It seems the Chancellor wants to encourage us all to be micro-entrepreneurs. In his latest budget, George Osborne announced tax breaks for those renting out their homes or rooms on sharing holiday websites, or selling items on the internet.
Homeowners who rent out a room through the likes of Airbnb wont need to declare or pay tax on the first £1,000 they earn on the platform per year.
The move was described by Osborne as a tax break for the digital age, with at least half a million people nationwide set to benefit.
It could be good news for those who want to earn a little extra money to put towards their mortgage or their household bills, along with bringing economic benefits to communities which encourage tourism.
A quick search of Airbnb reveals rooms in Darlington from around £30 a night, rising to around £200 for a night renting an entire family home in the Durham Dales. The new tax break, set to come into force in April 2017, will benefit those with homes of their own to let, but it is not without its complications.
For those who are still paying off their mortgage, it may be that their lender will not give them permission to let out the property for a week or two.
Lenders generally tend to be lenient when it comes to owners renting out rooms, providing that they are still living in the property so they can keep an eye on tenants. However, they are more stringent on the rules for those who rent out their entire property for the weekend or when they are on holiday themselves.
Those with second homes, which have been bought with buy-to-let mortgages also usually have restrictions on letting out homes to holidaymakers rather than long-term tenants.
Even those lenders who do allow holiday lets are likely to charge a fee to homeowners for the privilege, which will eat into their bottom line.
There are also insurance implications. If you dont tell your insurer that you are renting out your home, then you could have claims turned down, but if you do tell them, then your premiums may increase. You also need to think about what would happen if a holidaymaker injured themselves on your property. Who would be liable?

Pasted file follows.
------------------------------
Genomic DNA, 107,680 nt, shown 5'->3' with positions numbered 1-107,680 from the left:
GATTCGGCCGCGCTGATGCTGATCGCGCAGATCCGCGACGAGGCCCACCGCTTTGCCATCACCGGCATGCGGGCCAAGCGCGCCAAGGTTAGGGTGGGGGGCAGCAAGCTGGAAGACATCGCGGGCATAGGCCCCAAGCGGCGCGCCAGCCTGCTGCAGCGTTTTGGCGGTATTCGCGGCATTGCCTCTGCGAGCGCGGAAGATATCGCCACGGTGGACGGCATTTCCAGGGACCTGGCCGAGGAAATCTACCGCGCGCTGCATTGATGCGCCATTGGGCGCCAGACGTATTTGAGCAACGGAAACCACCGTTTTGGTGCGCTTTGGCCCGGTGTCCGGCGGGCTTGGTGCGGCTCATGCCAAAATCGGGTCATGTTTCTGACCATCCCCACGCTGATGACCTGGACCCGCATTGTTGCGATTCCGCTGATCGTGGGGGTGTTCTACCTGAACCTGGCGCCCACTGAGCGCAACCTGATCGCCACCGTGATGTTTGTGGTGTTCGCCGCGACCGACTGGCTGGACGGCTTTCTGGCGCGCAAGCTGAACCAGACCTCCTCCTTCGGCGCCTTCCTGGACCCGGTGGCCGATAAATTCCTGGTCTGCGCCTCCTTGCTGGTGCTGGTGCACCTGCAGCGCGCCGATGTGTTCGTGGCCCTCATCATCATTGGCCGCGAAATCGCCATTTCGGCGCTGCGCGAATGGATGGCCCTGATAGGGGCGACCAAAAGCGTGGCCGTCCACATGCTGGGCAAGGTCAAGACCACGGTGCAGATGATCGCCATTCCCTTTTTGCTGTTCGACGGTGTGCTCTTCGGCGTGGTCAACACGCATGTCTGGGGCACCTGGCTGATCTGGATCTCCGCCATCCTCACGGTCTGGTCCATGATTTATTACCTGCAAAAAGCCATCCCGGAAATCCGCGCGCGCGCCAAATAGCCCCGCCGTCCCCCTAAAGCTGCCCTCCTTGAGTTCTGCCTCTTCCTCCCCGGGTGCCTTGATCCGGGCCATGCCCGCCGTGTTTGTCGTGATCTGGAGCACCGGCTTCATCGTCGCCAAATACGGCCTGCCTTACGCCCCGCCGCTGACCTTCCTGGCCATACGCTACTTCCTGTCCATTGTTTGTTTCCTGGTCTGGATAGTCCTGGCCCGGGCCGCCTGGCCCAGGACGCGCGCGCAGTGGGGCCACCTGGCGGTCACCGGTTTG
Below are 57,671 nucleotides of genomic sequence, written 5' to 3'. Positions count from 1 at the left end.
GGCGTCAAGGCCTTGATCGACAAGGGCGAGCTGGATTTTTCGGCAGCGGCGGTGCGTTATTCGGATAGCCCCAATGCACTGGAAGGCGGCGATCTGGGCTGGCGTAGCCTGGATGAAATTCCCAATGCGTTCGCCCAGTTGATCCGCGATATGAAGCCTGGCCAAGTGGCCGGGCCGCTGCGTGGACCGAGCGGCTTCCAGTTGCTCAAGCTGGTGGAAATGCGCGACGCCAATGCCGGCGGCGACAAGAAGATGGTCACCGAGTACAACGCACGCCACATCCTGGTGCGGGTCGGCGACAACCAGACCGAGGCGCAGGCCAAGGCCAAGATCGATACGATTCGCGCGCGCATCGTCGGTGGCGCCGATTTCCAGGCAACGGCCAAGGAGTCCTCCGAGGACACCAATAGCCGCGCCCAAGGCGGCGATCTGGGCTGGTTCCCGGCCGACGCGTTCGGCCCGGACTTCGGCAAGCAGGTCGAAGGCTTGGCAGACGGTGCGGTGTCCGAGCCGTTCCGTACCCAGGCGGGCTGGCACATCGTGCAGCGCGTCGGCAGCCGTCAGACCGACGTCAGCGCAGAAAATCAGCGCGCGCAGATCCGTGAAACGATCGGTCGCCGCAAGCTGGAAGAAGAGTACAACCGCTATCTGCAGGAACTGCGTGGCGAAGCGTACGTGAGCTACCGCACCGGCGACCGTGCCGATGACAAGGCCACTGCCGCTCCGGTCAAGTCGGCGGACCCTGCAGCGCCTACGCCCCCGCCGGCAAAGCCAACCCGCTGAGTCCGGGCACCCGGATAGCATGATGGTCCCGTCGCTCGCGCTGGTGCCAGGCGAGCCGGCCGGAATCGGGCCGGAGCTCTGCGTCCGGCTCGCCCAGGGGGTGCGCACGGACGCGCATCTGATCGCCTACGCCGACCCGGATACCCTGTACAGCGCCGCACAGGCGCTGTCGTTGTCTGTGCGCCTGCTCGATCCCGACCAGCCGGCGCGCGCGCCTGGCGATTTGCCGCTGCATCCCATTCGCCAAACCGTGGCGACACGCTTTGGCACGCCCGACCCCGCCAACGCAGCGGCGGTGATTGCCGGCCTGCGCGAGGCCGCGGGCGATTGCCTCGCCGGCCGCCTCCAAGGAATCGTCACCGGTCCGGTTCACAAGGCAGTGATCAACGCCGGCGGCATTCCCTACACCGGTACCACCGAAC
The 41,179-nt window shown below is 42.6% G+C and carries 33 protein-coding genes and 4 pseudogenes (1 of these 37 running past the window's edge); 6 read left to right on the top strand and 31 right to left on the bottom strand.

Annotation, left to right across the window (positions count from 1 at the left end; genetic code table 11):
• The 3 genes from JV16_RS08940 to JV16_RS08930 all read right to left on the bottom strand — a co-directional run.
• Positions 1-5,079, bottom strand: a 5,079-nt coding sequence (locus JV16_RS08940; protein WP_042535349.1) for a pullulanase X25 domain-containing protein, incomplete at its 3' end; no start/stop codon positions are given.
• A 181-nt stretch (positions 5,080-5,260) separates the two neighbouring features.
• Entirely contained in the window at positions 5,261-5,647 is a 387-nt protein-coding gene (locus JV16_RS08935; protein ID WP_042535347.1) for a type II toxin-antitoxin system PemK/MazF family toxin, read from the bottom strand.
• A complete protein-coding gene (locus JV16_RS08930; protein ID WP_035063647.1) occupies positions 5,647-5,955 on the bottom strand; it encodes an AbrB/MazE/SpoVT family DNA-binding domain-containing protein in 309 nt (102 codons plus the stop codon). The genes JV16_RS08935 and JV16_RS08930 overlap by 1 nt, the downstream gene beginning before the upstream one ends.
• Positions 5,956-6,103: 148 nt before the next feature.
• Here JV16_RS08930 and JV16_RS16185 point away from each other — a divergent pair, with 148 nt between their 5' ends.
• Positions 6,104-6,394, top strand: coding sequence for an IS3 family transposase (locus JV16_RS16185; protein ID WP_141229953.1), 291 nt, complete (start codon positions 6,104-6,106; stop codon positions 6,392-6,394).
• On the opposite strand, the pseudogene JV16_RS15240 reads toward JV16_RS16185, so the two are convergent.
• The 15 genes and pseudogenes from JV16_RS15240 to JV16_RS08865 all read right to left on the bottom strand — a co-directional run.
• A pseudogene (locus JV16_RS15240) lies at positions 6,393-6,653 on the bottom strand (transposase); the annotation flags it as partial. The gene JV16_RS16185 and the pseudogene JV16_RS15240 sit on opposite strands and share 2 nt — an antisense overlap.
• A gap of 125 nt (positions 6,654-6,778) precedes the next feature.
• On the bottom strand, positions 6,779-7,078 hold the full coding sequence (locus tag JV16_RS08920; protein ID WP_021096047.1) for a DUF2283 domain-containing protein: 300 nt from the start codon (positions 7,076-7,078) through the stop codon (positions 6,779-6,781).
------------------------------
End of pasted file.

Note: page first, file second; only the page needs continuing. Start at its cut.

But, could income from sharing your home help you to get a first mortgage, or to re-mortgage? Every mortgage lender has different criteria, but many wont take into account lodgers income as part of an application.
The new rules may well cause more people to consider taking in holidaymakers or business travellers, but they are most likely to benefit those who already own their home outright, who dont need to inform or check with their lender before going ahead and offering a room or entire home to let. It can be a great way to supplement retirement income, particularly for those who have empty nest syndrome but arent ready to downsize, or who spend large parts of the year on holiday themselves.
Please note: This article is intended as guidance only and does not constitute advice, financial or otherwise. No responsibility for loss occasioned/costs arising as a result of any act/failure to act on the basis of this article can be accepted by Latimer Hinks. In addition, no responsibility for loss occasioned/costs arising as a result of any act/failure to act on the basis of this article can be accepted by the firm.
Martin Williamson is Head of Residential Property at Latimer Hinks Solicitors in Darlington. Latimer Hinks has a team of around 40 people serving private and corporate clients.